• The computer system 120 may also include magnetic hard disk drive 127 for reading from and writing to magnetic hard disk 139, magnetic disk drive 128 for reading from or writing to removable magnetic disk 129, and optical disk drive 130 for reading from or writing to removable optical disk 131, such as, or example, a CD-ROM, DVD-ROM, or other optical media including magneto-optical media. Also, the computer system 120 includes a generic data storage device 166, which can be any type of data storage device. In any event, the magnetic hard disk drive 127, magnetic disk drive 128, optical disk drive 130, and/or generic data storage device 166 are connected to the system bus 123 by hard disk drive interface 432, magnetic disk drive-interface 433, optical drive interface 434, and generic data storage device interface 167, respectively. The drives and their associated computer-readable media provide nonvolatile storage of computer-executable instructions, data structures, program modules, and other data for the computer system 120. Although the example environment described herein employs a magnetic hard disk 139, removable magnetic disk 129, removable optical disk 431, and generic data storage device 166, other types of computer readable media for storing data can be used, including magnetic cassettes, flash memory cards, digital versatile disks, Bernoulli cartridges, RAMs, ROMs, and the like.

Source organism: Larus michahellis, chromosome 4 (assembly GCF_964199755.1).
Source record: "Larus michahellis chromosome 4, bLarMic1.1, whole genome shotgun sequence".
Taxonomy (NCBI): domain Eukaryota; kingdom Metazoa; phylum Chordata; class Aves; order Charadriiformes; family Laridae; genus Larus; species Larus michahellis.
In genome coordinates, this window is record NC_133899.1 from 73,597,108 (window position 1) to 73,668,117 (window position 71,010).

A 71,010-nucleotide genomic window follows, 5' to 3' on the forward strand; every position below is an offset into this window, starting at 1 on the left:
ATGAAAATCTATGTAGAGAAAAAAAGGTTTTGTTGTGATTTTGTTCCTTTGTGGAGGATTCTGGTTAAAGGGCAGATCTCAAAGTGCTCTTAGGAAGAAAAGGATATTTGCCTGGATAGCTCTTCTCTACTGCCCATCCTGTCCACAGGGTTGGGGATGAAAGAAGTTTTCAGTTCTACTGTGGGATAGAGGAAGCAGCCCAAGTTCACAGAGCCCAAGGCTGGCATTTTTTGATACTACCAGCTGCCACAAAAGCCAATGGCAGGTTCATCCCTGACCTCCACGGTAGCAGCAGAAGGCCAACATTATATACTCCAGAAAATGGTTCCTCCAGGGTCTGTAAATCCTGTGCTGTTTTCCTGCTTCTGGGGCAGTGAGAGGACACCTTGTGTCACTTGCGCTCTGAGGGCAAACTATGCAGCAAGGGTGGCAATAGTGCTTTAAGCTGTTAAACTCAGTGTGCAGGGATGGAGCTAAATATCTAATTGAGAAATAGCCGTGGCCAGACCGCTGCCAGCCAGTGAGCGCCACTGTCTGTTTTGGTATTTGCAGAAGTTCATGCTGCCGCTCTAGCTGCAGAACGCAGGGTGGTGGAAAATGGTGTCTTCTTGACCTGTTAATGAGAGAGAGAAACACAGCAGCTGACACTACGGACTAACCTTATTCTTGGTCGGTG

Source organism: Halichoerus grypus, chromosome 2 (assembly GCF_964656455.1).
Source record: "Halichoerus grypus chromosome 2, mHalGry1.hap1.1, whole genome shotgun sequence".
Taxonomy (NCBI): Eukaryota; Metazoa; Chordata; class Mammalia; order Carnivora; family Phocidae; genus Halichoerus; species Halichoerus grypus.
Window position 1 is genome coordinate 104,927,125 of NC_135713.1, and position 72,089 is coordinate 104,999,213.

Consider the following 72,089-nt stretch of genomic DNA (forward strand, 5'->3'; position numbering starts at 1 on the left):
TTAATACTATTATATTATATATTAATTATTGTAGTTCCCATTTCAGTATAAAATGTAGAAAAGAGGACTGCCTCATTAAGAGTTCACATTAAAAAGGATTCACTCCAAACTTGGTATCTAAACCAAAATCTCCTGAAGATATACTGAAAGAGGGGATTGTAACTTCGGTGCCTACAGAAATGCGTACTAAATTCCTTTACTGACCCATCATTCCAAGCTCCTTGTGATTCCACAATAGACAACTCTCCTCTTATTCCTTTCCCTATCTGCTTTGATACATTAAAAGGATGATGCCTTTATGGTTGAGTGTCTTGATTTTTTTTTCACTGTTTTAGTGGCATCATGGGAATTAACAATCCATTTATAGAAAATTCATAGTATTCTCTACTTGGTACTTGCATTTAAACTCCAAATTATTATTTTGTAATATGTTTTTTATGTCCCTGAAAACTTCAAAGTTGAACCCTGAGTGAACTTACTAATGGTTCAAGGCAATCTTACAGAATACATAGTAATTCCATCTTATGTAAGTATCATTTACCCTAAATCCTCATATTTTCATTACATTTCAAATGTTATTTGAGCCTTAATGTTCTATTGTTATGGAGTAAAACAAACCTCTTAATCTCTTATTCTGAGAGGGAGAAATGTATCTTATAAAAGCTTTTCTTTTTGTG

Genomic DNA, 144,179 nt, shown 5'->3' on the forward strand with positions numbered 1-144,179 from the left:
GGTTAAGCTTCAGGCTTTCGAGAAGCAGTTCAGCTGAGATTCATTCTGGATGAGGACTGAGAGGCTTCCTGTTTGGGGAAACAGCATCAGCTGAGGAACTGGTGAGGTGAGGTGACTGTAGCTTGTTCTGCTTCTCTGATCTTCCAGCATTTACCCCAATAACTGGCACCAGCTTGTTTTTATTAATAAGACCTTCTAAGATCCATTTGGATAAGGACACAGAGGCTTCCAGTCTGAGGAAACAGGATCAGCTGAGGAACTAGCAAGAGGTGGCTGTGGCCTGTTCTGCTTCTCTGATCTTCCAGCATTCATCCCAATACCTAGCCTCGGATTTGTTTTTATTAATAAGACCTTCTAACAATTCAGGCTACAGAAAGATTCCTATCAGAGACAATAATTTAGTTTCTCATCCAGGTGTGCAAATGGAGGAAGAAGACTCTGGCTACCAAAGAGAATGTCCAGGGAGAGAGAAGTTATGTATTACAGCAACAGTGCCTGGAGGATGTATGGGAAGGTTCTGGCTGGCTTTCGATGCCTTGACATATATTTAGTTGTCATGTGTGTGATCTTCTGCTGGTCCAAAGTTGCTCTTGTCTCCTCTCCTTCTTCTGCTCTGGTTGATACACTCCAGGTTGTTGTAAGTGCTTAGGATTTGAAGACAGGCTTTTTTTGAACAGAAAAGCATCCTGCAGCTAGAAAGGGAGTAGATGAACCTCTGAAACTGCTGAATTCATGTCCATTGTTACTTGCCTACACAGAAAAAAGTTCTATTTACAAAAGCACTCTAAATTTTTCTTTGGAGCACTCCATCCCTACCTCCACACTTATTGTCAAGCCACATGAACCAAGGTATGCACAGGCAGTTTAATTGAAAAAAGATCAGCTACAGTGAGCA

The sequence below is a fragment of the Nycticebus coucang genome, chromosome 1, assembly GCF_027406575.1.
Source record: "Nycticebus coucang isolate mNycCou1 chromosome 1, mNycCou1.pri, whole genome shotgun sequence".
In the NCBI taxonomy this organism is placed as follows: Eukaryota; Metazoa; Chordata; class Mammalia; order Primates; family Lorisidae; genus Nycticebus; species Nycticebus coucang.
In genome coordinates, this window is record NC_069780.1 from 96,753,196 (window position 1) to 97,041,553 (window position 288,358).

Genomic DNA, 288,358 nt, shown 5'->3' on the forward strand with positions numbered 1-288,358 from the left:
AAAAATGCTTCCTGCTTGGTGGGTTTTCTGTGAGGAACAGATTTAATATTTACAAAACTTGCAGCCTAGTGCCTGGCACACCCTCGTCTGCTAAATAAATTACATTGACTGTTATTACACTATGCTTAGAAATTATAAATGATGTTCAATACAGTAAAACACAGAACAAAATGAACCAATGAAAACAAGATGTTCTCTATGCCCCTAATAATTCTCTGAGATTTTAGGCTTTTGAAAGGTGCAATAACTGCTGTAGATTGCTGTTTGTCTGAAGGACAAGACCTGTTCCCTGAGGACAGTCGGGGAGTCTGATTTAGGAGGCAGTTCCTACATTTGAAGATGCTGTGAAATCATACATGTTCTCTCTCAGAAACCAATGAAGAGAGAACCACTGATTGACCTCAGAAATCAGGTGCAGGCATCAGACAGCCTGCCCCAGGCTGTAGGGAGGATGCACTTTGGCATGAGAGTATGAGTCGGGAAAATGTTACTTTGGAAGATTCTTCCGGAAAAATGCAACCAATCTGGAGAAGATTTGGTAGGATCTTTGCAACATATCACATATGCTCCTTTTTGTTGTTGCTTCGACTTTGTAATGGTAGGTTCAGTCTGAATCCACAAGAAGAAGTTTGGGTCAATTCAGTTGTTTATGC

• Program code means components comprising one or more program modules may be stored on hard disk 139, magnetic disk 129, optical disk 131, ROM 124, RAM 125, and/or generic data storage device 166, including an operating system 135, one or more application programs 136, other program modules 137, and program data 138. A user may enter commands and information into computer system 120 through keyboard 140, pointing device 142, or other input devices (not shown), such as, for example, a microphone 162, joy stick, game pad, scanner, or the like. These and other input devices can be connected to the processing unit 121 through input/output interface 146 or audio adapter 160 coupled to system bus 123. Input/output interface 146 logically represents any of a wide variety of different interfaces, such as, for example, a serial port interface, a PS/2 interface, a parallel port interface, a Universal Serial Bus (“USB”) interface, or an Institute of Electrical and Electronics Engineers (“IEEE”) 1394 interface (i.e., a FireWire interface), or may even logically represent a combination of different interfaces.